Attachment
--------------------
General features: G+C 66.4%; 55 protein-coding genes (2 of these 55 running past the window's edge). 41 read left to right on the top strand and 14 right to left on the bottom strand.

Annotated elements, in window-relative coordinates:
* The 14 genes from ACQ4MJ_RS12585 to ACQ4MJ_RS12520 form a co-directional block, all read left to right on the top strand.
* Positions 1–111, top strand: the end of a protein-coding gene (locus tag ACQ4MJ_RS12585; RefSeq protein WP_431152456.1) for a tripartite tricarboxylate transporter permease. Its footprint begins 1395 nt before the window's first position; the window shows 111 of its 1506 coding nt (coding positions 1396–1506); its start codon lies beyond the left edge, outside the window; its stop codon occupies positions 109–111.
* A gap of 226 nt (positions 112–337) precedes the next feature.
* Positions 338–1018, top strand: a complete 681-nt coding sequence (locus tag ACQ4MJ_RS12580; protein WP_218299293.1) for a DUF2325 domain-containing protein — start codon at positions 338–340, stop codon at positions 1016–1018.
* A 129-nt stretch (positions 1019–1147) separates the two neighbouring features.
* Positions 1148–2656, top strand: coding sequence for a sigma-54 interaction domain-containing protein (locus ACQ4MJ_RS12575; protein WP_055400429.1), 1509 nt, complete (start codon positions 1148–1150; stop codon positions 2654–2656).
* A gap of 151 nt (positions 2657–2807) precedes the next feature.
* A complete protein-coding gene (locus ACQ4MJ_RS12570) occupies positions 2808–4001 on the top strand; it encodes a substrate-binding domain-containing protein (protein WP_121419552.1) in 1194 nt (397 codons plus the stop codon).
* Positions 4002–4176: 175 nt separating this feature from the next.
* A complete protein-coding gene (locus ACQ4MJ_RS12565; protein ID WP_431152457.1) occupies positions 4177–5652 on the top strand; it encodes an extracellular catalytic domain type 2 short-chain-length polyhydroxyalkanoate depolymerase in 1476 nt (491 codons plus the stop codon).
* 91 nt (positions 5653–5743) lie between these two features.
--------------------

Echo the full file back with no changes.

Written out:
General features: G+C 66.4%; 55 protein-coding genes (2 of these 55 running past the window's edge). 41 read left to right on the top strand and 14 right to left on the bottom strand.

Annotated elements, in window-relative coordinates:
* The 14 genes from ACQ4MJ_RS12585 to ACQ4MJ_RS12520 form a co-directional block, all read left to right on the top strand.
* Positions 1–111, top strand: the end of a protein-coding gene (locus tag ACQ4MJ_RS12585; RefSeq protein WP_431152456.1) for a tripartite tricarboxylate transporter permease. Its footprint begins 1395 nt before the window's first position; the window shows 111 of its 1506 coding nt (coding positions 1396–1506); its start codon lies beyond the left edge, outside the window; its stop codon occupies positions 109–111.
* A gap of 226 nt (positions 112–337) precedes the next feature.
* Positions 338–1018, top strand: a complete 681-nt coding sequence (locus tag ACQ4MJ_RS12580; protein WP_218299293.1) for a DUF2325 domain-containing protein — start codon at positions 338–340, stop codon at positions 1016–1018.
* A 129-nt stretch (positions 1019–1147) separates the two neighbouring features.
* Positions 1148–2656, top strand: coding sequence for a sigma-54 interaction domain-containing protein (locus ACQ4MJ_RS12575; protein WP_055400429.1), 1509 nt, complete (start codon positions 1148–1150; stop codon positions 2654–2656).
* A gap of 151 nt (positions 2657–2807) precedes the next feature.
* A complete protein-coding gene (locus ACQ4MJ_RS12570) occupies positions 2808–4001 on the top strand; it encodes a substrate-binding domain-containing protein (protein WP_121419552.1) in 1194 nt (397 codons plus the stop codon).
* Positions 4002–4176: 175 nt separating this feature from the next.
* A complete protein-coding gene (locus ACQ4MJ_RS12565; protein ID WP_431152457.1) occupies positions 4177–5652 on the top strand; it encodes an extracellular catalytic domain type 2 short-chain-length polyhydroxyalkanoate depolymerase in 1476 nt (491 codons plus the stop codon).
* 91 nt (positions 5653–5743) lie between these two features.